UPDATE — 2/6, 10:56 p.m. EST: Wynn Resorts Ltd. founder and CEO, Steve Wynn, resigned from the company late Tuesday following weeks of speculation after a media report accused the casino mogul of engaging in unwanted sexual acts with employees.
According to sources, Wynn decided to step down without pressure from the company’s board of directors which accepted his resignation “reluctantly”.
President Matt Maddox will assume the role as Wynn Resorts’ chief executive officer effective immediately.
The vortex of sexual harassment claims consuming Hollywood and Washington pierced the political domain further over the past two days, with accusations which led to the resignation of the GOP’s finance chair and embroiled former Democratic presidential contender Hillary Clinton in another controversy.
On Saturday, amid the charge he forced an employee to engage in sex with him, Las Vegas casino mogul Steve Wynn resigned as the finance chairman of the Republican National Committee.
“Today I accepted Steve Wynn’s resignation as Republican National Committee finance chair,” RNC Chairwoman Ronna Romney McDaniel said in a statement.
In a story first appearing in The Wall Street Journal, a former employee of Wynn’s Wynn Resorts reported the incident and a $7.5 million settlement was later paid to the claimant. The Journal is reporting this was no isolated incident, but a pattern of behavior exhibited by Wynn over decades.
Wynn, a friend and business competitor of Donald Trump, was named RNC finance chair by Trump shortly after his presidential inauguration. In the midst of a bitter court battle over control of his business with his ex-wife, Wynn dismissed the charges as “preposterous.”
The Las Vegas executive donated nearly a three-quarters of a million dollars to Trump’s inauguration fund, more than $1.2 million to the National Republican Senatorial Committee and RNC combined, over $2.5 million to the Republican Governors Association in the past six years, along with smaller contributions to Democratic candidates.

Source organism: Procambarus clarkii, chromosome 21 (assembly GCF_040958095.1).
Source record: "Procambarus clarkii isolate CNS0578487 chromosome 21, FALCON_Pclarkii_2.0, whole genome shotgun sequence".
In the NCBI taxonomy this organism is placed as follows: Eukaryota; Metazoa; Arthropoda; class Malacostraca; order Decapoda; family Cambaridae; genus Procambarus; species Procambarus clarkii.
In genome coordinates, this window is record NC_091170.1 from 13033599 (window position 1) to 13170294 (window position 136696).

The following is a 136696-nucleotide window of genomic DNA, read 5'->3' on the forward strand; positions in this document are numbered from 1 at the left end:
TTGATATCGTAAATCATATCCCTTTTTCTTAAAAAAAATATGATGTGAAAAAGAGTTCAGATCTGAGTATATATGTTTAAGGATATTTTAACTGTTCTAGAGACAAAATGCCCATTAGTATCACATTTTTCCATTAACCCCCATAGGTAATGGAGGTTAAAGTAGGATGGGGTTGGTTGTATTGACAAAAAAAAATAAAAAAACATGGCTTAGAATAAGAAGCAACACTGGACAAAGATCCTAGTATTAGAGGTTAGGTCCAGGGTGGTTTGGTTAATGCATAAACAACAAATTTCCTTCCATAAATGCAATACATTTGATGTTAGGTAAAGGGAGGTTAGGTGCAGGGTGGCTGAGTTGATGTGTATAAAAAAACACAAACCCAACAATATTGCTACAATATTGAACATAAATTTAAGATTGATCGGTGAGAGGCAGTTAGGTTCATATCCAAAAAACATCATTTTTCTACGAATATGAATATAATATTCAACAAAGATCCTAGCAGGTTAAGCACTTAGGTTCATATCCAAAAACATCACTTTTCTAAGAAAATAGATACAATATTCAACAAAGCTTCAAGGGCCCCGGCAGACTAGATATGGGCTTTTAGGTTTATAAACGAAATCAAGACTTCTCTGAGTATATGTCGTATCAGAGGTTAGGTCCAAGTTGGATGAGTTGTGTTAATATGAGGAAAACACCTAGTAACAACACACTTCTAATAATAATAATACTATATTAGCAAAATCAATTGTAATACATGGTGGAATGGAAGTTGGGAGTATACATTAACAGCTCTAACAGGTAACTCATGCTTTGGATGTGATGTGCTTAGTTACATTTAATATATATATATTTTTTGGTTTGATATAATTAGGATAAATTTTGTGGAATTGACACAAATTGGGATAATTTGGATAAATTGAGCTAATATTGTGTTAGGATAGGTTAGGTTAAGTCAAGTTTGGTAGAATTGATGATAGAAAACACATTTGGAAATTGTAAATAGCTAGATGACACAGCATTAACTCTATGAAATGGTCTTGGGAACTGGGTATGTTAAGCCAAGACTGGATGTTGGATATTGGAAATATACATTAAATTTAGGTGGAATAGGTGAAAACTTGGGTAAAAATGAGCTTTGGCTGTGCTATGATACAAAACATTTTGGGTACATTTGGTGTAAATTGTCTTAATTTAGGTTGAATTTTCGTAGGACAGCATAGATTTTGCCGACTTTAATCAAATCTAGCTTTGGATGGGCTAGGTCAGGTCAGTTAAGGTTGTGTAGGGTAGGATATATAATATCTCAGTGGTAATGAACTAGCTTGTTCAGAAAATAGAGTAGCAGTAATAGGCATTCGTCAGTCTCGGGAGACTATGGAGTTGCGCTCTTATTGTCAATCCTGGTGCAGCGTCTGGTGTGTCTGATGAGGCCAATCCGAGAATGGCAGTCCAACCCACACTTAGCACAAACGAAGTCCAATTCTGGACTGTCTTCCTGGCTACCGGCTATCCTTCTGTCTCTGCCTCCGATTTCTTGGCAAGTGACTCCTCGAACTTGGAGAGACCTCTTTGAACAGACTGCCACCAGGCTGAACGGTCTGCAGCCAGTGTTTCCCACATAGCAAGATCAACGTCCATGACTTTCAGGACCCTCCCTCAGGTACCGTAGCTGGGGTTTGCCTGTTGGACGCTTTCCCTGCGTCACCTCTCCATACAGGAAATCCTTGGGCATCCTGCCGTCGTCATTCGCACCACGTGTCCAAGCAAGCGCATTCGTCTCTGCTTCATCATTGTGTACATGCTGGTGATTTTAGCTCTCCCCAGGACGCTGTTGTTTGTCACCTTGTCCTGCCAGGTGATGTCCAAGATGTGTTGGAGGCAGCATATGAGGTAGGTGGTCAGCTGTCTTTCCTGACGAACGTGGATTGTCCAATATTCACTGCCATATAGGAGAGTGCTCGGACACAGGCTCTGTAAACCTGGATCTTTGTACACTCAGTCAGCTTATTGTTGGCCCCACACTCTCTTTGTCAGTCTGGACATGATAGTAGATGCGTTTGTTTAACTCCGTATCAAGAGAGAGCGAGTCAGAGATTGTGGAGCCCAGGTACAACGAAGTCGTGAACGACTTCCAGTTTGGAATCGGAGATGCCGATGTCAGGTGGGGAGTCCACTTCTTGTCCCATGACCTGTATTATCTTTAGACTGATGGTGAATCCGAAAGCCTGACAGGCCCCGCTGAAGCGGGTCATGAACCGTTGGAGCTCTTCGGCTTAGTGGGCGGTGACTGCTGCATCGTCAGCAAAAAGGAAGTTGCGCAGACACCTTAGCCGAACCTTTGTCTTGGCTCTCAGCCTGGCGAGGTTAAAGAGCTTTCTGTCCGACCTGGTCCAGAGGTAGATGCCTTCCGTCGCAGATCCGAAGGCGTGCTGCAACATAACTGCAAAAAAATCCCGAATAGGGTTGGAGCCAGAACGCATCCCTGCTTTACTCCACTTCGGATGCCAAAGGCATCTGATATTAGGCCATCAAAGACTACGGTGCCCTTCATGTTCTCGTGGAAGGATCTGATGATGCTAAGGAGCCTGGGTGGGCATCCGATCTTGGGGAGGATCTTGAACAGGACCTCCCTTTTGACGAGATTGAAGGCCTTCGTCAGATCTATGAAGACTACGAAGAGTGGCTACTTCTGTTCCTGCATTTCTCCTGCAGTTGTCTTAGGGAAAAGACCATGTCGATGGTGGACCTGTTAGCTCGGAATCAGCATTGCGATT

Wynn’s forced exit from the RNC arrives at the moment in which a report originally published in The New York Times Friday reveals a faith-based outreach director employed with Clinton’s 2008 presidential campaign sexually harassed a fellow female staffer.
According to the Times, Clinton protected the accused adviser, Burns Strider, and allowed him to continue working after the unnamed female staffer reported Strider “rubbed her shoulders inappropriately, kissed her on the forehead, and sent her a string of suggestive emails.”
Preferring to retain Burns over the objections of her campaign manager, Clinton docked Burns’ pay and ordered him into counseling. The female staffer was shuffled to a new position.
Following the former first lady’s 2008 presidential bid, Burns joined pro-Clinton group, Correct the Record, from which he was fired for sexual harassment in 2016.
Despite The Times reporting Clinton was aware of the accusation, Clinton tweeted a response to the emerging controversy late Friday, along with a cryptic video message:
I called her today to tell her how proud I am of her and to make sure she knows what all women should: we deserve to be heard.
— Hillary Clinton (@HillaryClinton) January 27, 2018
Editor’s note: This article has been updated and corrected since its original publication.
[The Hill] [Politico] [New York Times] [Bloomberg] [Photo courtesy Global Look Press/Reuters via RT]